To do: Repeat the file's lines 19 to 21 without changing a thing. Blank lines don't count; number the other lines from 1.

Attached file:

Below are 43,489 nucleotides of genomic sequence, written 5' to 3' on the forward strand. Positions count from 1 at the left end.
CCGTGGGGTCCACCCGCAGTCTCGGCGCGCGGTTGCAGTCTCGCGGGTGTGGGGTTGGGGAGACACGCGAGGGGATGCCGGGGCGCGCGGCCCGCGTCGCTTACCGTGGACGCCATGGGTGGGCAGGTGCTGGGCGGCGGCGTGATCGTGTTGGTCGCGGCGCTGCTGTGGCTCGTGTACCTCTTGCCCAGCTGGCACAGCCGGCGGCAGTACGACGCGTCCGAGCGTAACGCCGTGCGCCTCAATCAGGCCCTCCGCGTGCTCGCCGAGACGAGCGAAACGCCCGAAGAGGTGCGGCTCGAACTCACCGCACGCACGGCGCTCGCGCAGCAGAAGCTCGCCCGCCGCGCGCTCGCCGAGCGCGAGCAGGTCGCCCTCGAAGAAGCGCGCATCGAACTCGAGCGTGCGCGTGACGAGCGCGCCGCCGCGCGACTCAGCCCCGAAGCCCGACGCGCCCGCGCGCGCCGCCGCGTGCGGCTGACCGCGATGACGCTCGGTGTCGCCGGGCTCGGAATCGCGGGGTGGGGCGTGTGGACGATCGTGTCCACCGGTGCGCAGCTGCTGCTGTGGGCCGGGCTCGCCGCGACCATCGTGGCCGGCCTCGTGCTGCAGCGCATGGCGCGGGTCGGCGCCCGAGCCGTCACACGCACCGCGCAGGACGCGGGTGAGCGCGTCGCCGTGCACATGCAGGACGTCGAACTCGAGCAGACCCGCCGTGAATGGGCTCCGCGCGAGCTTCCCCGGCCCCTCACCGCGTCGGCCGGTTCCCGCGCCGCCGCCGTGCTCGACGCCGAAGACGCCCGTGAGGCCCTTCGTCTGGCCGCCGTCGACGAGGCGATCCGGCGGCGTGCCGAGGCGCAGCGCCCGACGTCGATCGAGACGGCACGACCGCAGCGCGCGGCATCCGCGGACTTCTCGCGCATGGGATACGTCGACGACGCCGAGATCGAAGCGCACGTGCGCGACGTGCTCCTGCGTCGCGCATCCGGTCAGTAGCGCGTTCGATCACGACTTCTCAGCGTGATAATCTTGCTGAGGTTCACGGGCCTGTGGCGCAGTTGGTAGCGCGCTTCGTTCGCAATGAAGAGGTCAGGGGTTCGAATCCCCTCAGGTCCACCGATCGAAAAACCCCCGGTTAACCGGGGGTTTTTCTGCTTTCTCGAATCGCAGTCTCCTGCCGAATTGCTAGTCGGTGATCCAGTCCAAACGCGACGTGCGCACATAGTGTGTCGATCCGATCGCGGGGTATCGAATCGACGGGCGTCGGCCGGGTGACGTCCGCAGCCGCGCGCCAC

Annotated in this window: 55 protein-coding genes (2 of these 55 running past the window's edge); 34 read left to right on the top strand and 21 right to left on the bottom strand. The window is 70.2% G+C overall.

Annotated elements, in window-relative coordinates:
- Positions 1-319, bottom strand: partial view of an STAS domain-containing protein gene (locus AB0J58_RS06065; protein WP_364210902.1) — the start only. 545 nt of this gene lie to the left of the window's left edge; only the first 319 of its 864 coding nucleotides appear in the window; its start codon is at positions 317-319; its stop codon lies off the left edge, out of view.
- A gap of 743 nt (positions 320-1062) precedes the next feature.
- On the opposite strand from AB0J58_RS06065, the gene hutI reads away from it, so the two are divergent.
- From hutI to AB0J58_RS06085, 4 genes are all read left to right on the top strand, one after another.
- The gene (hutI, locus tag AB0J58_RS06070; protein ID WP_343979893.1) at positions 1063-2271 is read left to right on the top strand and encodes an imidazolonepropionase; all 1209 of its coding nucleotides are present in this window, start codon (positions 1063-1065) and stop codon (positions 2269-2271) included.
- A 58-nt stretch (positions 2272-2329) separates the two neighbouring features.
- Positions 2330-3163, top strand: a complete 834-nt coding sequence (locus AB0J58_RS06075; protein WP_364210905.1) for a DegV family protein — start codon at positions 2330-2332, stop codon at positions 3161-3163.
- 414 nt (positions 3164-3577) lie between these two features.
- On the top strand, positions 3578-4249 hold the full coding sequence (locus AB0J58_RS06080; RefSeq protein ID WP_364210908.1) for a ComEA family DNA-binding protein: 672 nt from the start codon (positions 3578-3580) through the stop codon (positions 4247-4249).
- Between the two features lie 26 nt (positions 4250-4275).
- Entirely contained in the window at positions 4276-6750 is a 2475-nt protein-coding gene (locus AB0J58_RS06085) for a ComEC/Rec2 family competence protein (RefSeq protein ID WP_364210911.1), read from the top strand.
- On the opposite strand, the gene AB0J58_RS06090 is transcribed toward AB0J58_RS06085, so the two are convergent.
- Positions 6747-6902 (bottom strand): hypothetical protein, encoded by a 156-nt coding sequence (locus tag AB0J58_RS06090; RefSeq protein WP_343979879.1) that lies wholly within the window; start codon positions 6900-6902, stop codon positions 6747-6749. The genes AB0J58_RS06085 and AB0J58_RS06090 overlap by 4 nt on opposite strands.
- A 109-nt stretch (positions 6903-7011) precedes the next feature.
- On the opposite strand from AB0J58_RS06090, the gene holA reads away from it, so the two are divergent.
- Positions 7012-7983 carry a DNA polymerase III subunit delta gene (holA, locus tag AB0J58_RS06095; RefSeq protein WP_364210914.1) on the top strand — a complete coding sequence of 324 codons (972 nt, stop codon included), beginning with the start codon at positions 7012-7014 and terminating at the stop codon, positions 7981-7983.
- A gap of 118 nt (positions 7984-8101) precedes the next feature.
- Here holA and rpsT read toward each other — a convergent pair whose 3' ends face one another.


- On the opposite strand from AB0J58_RS06090, the gene holA reads away from it, so the two are divergent.
- Positions 7012-7983 carry a DNA polymerase III subunit delta gene (holA, locus tag AB0J58_RS06095; RefSeq protein WP_364210914.1) on the top strand — a complete coding sequence of 324 codons (972 nt, stop codon included), beginning with the start codon at positions 7012-7014 and terminating at the stop codon, positions 7981-7983.
- A gap of 118 nt (positions 7984-8101) precedes the next feature.